Why viewability will become one of the key issues in digital advertising in 2016

With ad blocking seemingly dominating the trade's headlines for most of 2015, The Drum examines why ad viewability is set to re-emerge as one of the key issues to watch throughout the following year.

Ad viewability is set to become one of they key issues of 2016 as advertisers shift their TV adspend to digital video and experiment with their own benchmarks, while the wider industry begins to agree measurement standards.

The buy-side of the industry is working with trade bodies to introduce industry-standard means of measuring viewability with the ambition of using the metric as a currency with which to trade media. In addition, 'viewability' is now among the top campaign optimisation goals, according to a whitepaper recently published by video demand-side platform (DSP) TubeMogul.

Sources quoted in the paper predict that transactional viewability will be implemented in the next year, although they do cede that some work has to be done when it comes to reducing the discrepancies when it comes to the reporting numbers from different ad tech vendors.

Defining video viewability?

Last year the Media Ratings Council (MRC) laid down an interim definition of ad viewability, declaring that a video ad should only be considered viewable if 50 per cent of it is visible on an audience's screen for at least two consecutive seconds.

TubeMogul's white paper shows that 2.9 per cent of those advertisers using its platform cite it as one of their top campaign optimisation goals, finishing second only to 'ensure delivery'.

Participating in the study, Elizabeth Hodson, media manager at Heineken, said the beverage giant was satisfied with the MRC definition as a "base standard" metric, although she goes on to add: "but we are working on ways to work with our own benchmarks as we learn."

Indeed, the same report contains an interview with David Counsell, digital trading director at The7stars, who claimed the media agency was constructing a lot of its recent buys in such a fashion that it would only pay for "viewable impressions".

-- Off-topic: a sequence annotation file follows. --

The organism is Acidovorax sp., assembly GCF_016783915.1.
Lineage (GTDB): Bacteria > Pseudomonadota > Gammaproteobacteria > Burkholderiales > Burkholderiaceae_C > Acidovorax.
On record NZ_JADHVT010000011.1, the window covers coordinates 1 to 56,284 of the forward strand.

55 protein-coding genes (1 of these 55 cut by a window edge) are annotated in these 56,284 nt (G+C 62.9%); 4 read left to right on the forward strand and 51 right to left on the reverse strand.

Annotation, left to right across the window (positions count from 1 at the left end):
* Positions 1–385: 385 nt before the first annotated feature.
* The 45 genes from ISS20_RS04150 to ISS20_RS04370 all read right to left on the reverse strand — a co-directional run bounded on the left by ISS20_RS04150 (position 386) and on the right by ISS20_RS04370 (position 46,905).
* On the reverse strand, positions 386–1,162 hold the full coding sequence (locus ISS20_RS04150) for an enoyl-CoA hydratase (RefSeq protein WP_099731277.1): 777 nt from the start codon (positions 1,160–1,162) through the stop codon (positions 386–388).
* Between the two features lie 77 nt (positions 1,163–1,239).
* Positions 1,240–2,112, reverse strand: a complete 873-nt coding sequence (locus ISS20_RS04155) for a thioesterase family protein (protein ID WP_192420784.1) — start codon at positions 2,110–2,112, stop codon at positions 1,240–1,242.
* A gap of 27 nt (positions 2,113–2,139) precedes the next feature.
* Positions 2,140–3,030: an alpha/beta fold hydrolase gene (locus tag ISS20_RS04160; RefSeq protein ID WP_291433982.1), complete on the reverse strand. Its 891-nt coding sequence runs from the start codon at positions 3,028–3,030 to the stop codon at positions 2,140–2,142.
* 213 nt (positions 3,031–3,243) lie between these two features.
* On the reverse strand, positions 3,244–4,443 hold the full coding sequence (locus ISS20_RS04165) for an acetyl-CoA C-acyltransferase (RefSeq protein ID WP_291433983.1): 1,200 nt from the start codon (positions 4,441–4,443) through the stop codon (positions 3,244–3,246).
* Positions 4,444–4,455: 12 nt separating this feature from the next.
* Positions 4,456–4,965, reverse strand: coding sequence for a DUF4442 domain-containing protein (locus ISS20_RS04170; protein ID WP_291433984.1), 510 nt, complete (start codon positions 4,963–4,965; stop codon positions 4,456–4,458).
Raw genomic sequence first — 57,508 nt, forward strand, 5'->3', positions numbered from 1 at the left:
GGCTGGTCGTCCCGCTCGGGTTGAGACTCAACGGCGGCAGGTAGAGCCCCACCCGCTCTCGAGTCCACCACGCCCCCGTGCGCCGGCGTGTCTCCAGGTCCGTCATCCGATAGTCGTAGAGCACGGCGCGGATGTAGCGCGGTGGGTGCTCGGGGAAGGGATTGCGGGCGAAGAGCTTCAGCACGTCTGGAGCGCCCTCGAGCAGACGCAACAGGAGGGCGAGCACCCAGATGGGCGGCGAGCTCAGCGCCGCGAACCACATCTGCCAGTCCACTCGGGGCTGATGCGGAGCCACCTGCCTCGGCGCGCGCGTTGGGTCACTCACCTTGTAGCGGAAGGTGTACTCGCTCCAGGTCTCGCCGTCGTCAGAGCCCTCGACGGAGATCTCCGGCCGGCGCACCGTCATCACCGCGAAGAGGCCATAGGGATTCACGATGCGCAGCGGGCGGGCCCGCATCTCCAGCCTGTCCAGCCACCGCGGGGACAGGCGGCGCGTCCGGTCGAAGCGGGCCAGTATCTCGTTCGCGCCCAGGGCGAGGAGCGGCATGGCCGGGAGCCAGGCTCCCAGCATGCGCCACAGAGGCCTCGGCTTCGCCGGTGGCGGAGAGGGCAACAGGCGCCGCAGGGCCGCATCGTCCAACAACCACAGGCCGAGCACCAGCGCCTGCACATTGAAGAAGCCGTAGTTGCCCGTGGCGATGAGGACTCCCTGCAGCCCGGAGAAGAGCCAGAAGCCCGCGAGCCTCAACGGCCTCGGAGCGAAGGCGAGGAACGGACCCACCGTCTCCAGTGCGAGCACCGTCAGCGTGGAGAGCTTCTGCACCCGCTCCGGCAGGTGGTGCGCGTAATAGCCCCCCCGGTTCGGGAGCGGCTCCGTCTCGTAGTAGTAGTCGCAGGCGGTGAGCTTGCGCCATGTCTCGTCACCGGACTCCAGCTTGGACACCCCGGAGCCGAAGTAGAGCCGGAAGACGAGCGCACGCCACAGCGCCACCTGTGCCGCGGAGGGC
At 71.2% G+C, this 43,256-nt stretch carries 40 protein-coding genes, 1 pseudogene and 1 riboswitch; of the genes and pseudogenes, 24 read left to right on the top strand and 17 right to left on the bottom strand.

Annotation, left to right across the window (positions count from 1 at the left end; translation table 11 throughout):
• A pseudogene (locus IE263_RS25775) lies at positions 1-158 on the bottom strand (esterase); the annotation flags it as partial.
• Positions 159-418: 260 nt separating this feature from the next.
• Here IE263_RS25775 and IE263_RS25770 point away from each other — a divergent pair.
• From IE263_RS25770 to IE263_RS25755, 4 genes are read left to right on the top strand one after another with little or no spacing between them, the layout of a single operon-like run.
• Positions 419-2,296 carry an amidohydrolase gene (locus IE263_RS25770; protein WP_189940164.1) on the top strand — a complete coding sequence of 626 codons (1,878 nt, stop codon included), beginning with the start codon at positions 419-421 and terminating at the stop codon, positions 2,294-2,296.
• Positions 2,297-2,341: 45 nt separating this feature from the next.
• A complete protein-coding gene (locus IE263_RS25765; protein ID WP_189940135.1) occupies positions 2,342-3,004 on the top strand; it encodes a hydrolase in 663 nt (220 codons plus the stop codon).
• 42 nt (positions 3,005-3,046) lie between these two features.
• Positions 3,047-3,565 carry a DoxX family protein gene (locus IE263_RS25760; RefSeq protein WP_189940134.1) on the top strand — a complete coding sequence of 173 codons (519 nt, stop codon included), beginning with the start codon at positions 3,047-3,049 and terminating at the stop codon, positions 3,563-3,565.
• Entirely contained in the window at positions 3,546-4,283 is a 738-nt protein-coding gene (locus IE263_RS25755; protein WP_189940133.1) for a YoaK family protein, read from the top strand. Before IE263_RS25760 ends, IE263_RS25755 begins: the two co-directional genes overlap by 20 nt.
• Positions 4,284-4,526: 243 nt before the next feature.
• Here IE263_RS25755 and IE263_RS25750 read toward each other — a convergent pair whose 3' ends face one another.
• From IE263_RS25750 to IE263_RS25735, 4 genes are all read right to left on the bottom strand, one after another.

Even 'walled gardens' relent to transparency calls

Indeed, the demand for transparency as regards whether or not paid-for ads were actually seen by human beings led to rare U-turns from the internet's biggest names with both Facebook and Google proving acquiescent to advertisers' calls for increased transparency on ad viewability.

Earlier this month Google announced that it is to partner with Moat, Integral Ad Science, Comscore and DoubleVerify to allow third party verification of brands' campaigns.

This came in addition to the industry's leading social network also partnering with Moat to allow third party measurement of how effective their campaigns have been in response to such demands.

No doubt this was in a hope to address criticisms of its earlier viewability standards, something WPP chief executive had earlier labelled as "ridiculous" in his DMEXCO keynote address this year.

But differences still remain

However, Facebook still charges advertisers for all video ad units that have appeared on a screen, regardless of the length of time they have been in the view of a consumer - something that still rankles with those on the buy-side of the industry.

Speaking recently with The Drum, Comscore's chief research officer, Josh Chasin, explained his view that Facebook and Google are able to adopt such contrary positions due to the sheer scale of their respective popularity with the public, especially the social network when it comes to cross-screen.

Quoting Comscore's own statistics, Chasin described Facebook's share of total time spent on the internet as "simply staggering". In the UK this year Facebook accounted for 55 billion minutes spent on digital media sites, this is out of a total of 266 billion total usage there, according to the numbers.

"Facebook doesn't have a time constraint, and I'm kind of sympathetic [to this point of view] due to the way people use it [i.e. scrolling past quickly on a mobile device]. It's understandable given that there's no standards on mobile," he adds.

Meanwhile, Heineken's Hodson also moves on to address the issue of fragmentation in standards, and viewability measurement. "My dream is that we all sit together as an industry - advertisers, publishers, suppliers, agencies, etc. - and actually establish what is the definition of viewability," she said. "We can't move on until we are all working to the same measurements."